I’ve gotten a number of emails about Avik Roy’s post on Internists rejecting patients with Medicaid. Here’s the meat:
The Health Tracking Study Physician Survey, sponsored by the Center for Studying Health System Change, polled more than 4,700 physicians around the country in 2008. Among the questions the surveyors asked was: “Do you accept all, most, some, or no new Medicaid patients?” It asked the same question about patients with Medicare and those with private insurance.
I put together this chart, representing the percentage of physicians who accept no new patients, segregated by specialty and insurance type. The numbers speak for themselves. Medicaid beneficiaries have a far more difficult time finding a doctor than do those with Medicare or private insurance (click to enlarge):
Let’s start with the concession that Medicaid reimburses too little. OK? Do we have that out of the way? Since we all agree, it would be nice if we could focus on improving that, and get Medicaid to reimburse more. But that, of course, would require us to actually spend more on Medicaid, not less, and the people who are usually upset about the reimbursement are also upset about spending anything on Medicaid at all. The reason that we can’t reimburse enough is that we are underspending on Medicaid. Medicaid is cheap, as I’ve discussed before.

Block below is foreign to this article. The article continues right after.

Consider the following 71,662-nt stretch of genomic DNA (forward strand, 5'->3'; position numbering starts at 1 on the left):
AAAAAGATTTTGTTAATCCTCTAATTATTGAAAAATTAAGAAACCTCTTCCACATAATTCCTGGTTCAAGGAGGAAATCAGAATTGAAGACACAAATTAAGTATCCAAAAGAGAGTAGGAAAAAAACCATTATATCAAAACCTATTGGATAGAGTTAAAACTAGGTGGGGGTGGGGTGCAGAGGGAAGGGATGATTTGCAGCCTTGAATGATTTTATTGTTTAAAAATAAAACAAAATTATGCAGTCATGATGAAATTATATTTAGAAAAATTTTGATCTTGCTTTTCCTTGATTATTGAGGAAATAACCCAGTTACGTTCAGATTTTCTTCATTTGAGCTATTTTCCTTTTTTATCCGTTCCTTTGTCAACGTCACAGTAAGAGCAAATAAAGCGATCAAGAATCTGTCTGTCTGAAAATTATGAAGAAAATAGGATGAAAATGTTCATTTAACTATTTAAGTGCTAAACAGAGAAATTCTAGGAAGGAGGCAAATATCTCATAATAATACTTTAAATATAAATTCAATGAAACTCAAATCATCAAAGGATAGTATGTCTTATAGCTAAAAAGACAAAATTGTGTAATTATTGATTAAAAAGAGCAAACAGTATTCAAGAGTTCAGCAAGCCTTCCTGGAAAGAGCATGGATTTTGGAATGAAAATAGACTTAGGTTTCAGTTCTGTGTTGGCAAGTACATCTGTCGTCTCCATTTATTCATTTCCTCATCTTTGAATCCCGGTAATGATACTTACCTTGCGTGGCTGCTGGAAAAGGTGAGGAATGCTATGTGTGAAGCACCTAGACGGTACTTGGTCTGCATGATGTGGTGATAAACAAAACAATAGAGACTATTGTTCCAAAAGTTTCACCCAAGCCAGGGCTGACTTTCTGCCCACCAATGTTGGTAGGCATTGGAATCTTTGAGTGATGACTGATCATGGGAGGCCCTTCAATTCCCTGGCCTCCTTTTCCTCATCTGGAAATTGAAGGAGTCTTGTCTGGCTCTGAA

But once we’re past that, it’s time to look at that chart. It’s also time to refocus on who Medicaid covers. Medicaid is really an insurance program for children, pregnant women, the disabled, some elderly who qualify for SSI, and some parents. The number of adults who aren’t pregnant and looking for a primary care doctor is actually a rather small part of the Medicaid population.
So, for instance, if 40% of pediatricians were refusing Medicaid patients, I’d be more concerned. If 40% of ObGyns were refusing Medicaid patients, I’d be more concerned. But 40% of internists refusing Medicaid patients in 2009? I wish it weren’t so, but I’m not as concerned.
For instance, I could have taken this chart and trumpeted that ZERO pediatricians were refusing patients with Medicare, and posted on how that signaled that private insurance is worse and horrible and should be shut down. I imagine a number of you would have pointed out to me that pediatricians aren’t the most significant group of providers for the Medicare population.
Moreover, this is how it works. I work in an academic medical center in a county hospital system. We see almost all Medicaid and uninsured pateints. That’s what we do; I don’t complain about it. My kids’ doctor is in the suburbs, near our house, and – I’m willing to wager – sees far less Medicaid. If she does, that’s her choice.
If you think that’s a problem, if you’re really concerned about how difficult it is for patients on Medicaid to find a doctor, then let’s figure out how to increase Medicaid reimbursement in order to make accepting those patients more attractive to private practice physicians.* I look forward to that conversation.
*The PPACA does this. I have yet to see anyone who thinks Medicaid reimbursement is too low support that.
UPDATE: I made a logical error on the chart with respect to pediatricians, and corrected it. My point is the same, though – pediatricians don’t really matter for the Medicare population.